If it had all been dealt with "in house", they could have sent ONE driver to deliver the hire car and pick up ours, and the same procedure to return it. Instead, it took two drivers plus another car on each occasion. I also had to spend hours on the phone chasing up all the various companies involved. Every time I rang the insurers, it was a different "advisor" I spoke too, who was unable to locate the dashcam footage, even though they obviously had it on file, as the original advisor had seen it to sanction the hire car. That's why I ended up sending it in four times!
It was like a Keystone Cops movie! And this is one of the bigger insurance companies, not some cheapo effort!
And THAT is why our premiums are so high! Its just rank stupidity!
Edited By Peter Christy on 19/10/2017 18:04:53
413 forum posts
Your last post identifies what is going on. Your insurer have passed the claim onto a claim handling company. The handling company collected your car, are having it repaired and provided the hire car. They are whacking a healthy mark up on the repair and the hire car which they hope to reclaim from the other drivers insurers. The longer they can spin this out the more they make. Oh,and if they can't reclaim it from the other insurer guess where they will turn. Check carefully anything you have signed. If you were fully comp you did have the right to refuse the claim handling company and insist your insurer sort it out. I bet they didn't tell you that. Push hard to get this sorted ASAP. Claim handlign companies are why premiums are so high.
|Former Member||19/10/2017 19:39:53|
[This posting has been removed]
|Peter Christy||20/10/2017 08:48:02|
|1868 forum posts|
Mr.B.: Thanks for the info. I'm not sure a claims handling firm is involved - certainly we haven't been sent any paperwork, nor have we signed anything. I would have read it most carefully if we had!
As far as I can tell, the insurers have "outsourced" all the actual work, and act merely as co-ordinators (and not very well, at that!).
The last we heard from them was some weeks ago when they said the other driver was still disputing the claim. I can only assume from that that they hadn't shown him the dashcam footage! They have assured SWMBO that her NCD is safe, but I shall be keeping a close eye on the renewal premium. If it has risen significantly, we will be taking our business elsewhere.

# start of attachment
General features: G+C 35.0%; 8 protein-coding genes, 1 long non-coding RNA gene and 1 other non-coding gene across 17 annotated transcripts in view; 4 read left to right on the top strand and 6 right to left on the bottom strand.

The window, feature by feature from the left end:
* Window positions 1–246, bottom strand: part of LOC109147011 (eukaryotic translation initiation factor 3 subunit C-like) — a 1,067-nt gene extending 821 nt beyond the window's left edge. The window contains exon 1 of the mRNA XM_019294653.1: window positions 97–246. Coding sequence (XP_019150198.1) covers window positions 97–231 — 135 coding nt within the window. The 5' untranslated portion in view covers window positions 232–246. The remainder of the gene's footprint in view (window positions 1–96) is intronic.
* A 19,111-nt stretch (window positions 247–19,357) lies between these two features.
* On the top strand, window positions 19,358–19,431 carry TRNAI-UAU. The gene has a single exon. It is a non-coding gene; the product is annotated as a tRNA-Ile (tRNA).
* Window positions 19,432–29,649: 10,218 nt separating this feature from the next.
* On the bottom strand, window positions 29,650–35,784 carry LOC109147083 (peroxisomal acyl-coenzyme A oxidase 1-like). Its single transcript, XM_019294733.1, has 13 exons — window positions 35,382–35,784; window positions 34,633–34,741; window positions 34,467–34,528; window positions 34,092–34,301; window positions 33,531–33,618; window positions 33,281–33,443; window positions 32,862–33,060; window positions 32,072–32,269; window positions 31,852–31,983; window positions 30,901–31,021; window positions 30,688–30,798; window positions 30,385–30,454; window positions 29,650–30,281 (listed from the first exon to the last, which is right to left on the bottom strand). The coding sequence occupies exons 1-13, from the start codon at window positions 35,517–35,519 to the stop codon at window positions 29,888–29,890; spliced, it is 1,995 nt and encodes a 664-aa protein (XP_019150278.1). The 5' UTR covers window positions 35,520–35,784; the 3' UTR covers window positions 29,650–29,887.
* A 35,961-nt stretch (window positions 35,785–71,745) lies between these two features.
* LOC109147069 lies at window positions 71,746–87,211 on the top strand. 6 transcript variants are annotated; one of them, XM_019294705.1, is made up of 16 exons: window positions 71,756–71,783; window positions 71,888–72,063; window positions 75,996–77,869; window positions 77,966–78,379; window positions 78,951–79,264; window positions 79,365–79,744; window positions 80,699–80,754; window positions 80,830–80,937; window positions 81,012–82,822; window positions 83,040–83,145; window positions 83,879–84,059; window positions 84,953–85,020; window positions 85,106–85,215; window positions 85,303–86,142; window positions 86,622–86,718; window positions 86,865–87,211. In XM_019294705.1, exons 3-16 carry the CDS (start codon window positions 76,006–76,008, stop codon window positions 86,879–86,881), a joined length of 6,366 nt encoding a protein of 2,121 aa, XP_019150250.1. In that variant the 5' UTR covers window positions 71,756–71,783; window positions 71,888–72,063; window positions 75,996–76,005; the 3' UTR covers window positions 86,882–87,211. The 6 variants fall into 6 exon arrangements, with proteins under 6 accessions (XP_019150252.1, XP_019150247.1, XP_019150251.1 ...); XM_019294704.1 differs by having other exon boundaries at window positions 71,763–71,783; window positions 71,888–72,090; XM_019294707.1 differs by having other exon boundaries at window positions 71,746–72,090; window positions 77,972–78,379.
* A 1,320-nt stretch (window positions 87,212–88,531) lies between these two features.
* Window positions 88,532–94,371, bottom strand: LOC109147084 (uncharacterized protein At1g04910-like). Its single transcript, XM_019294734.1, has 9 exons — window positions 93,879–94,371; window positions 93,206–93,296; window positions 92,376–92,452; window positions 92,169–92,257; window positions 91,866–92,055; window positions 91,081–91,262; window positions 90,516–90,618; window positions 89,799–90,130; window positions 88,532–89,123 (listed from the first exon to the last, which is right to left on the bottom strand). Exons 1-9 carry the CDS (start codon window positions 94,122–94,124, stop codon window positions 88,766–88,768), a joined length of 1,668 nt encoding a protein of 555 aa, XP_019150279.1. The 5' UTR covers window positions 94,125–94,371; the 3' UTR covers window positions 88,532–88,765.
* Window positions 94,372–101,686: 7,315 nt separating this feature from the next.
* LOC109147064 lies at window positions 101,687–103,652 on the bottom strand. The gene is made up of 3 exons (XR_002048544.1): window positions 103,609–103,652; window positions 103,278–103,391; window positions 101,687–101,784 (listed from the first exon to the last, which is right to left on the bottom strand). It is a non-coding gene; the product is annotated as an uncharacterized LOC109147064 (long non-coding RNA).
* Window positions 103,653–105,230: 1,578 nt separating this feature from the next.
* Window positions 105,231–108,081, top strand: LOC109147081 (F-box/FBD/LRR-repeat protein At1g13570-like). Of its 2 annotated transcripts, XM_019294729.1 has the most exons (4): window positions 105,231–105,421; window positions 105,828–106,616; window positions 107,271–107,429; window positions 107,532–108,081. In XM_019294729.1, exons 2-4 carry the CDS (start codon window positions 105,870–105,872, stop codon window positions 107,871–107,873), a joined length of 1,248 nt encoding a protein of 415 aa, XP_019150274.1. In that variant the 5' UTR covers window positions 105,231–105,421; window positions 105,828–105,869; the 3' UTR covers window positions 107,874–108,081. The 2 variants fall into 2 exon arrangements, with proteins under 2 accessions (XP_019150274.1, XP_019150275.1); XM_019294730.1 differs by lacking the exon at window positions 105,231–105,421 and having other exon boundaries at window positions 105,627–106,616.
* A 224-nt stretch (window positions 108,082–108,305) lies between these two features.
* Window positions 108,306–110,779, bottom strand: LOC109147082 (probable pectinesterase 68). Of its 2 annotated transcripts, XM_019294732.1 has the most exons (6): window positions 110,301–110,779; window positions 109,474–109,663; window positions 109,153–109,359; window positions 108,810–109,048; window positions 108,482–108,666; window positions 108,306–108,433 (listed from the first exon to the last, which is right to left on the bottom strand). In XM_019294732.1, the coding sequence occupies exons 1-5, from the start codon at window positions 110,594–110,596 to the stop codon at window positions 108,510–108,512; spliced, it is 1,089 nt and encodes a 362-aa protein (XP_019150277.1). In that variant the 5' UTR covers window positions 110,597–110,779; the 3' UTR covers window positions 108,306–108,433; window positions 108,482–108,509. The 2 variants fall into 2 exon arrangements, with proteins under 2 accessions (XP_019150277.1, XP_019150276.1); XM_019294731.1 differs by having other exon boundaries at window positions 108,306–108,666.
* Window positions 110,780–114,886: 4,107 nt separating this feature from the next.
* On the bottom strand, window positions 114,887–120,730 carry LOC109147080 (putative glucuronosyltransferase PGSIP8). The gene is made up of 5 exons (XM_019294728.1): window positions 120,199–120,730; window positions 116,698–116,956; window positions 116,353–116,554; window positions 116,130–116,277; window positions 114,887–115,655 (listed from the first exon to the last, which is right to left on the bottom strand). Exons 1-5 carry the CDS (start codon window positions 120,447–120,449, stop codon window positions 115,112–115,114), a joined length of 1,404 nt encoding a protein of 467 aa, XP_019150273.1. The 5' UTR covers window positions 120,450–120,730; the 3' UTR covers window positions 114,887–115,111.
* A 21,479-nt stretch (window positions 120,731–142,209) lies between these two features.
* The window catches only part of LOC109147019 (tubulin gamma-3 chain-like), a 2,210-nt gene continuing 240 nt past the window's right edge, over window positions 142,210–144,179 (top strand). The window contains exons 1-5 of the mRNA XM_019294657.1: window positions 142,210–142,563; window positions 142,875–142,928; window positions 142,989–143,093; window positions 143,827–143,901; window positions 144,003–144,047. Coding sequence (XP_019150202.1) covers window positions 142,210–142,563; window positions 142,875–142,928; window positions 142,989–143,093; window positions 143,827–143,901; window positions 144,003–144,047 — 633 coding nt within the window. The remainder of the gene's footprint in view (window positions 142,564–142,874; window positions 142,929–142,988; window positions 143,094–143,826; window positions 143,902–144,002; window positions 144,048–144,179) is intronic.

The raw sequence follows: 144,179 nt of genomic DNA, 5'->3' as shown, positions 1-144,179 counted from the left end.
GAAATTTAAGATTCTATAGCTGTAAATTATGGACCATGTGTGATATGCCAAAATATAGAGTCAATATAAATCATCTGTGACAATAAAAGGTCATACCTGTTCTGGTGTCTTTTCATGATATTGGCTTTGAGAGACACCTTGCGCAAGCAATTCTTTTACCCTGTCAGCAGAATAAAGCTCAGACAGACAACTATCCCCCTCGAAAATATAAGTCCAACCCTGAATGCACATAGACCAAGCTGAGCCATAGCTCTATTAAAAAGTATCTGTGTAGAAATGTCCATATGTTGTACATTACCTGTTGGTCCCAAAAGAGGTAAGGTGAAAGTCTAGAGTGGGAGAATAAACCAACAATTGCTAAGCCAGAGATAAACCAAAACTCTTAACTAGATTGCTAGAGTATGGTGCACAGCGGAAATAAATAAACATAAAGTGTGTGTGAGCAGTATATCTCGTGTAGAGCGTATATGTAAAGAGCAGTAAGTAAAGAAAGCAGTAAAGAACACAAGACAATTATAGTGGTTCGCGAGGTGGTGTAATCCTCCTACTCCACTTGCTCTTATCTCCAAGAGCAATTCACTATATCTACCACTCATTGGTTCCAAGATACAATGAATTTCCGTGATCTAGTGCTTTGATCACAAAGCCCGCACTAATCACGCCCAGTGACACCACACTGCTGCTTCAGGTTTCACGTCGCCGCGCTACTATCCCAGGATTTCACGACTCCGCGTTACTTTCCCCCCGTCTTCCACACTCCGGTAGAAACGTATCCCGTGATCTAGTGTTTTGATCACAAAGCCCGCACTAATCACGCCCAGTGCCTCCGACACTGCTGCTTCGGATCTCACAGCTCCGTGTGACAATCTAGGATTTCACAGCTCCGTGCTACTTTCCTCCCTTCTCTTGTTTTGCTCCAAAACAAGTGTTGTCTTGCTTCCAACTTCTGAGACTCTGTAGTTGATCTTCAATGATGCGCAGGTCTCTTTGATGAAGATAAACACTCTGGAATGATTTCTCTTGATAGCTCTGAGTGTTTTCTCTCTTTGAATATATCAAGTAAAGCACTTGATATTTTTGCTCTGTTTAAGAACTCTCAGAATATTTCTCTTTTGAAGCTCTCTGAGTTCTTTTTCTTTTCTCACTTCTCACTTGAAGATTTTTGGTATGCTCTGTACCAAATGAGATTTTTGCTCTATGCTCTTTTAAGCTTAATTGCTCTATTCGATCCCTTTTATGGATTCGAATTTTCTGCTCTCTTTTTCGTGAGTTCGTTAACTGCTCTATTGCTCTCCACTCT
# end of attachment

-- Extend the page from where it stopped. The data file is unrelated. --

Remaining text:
I think you are right that the insurance company are inflating the costs as much as possible, in order to increase their profit from the deal. Presumably other insurers do the same to them, and so the circus continues, with us paying for it all......!
|Keith Lomax||20/10/2017 14:49:12|
|204 forum posts|
The claims handling company will also appoint, pay (and claim a mark up on) a solicitor to pursue your "uninsured costs" and compensation for your non-existent injuries. They will assume that you want to claim and even tell you how much you will get despite not having seen any medical reports - even if the reports exist.
About 8 years ago my wife's car was damaged shortly after she and her son (who was driving) got out having parked it at the side of the road. The solicitors insisted that they were each entitled to about £3k. We told them where to stuff their fraudulent claim.
|Martin Harris||20/10/2017 15:36:55|
9493 forum posts
Some may, Keith, but that wasn't my experience after an old boy suddenly decided to alter course on a 2 lane roundabout and drove into the side of my car. After stating that I was uninjured there was no talk of claiming for anything.
The process was:
Insurance company arranged for repairs for which I had to pay the excess.
They then passed my case to their associated claim handling company (DAS) to pursue my uninsured losses, who sent out an investigator for an interview/chat.
He agreed with my account of and assessment of the incident, then went to take his photos of the scene and make his report.
The third party's company engaged a similar organisation who denied liability and threatened a counter claim and County Court action against me.
I was asked by them (through my own company) if I would be willing to attend the court to defend their claim against me.
I confirmed that I would be more than happy to do so.
They dropped the case like a hot potato as I'd called their bluff over their rather obvious attempt to bully me into dropping my claim.
Very soon afterwards, I received a cheque for the full amount of my excess, an admittal of full responsibility for their client's fault and confirmation that my insurance company had recovered all their costs from the third party meaning that my NCB history was unsullied.
This isn't the only time I've heard of insurance companies/claims companies trying to lever claimants into taking full or part liability by threatening quite unjustifiable action against them - I can only advise anyone in a similar position to stand up for themselves - in all likelihood, they won't proceed once they realise that they will be found to be bringing a claim without any foundation.
Edited By Martin Harris on 20/10/2017 15:40:43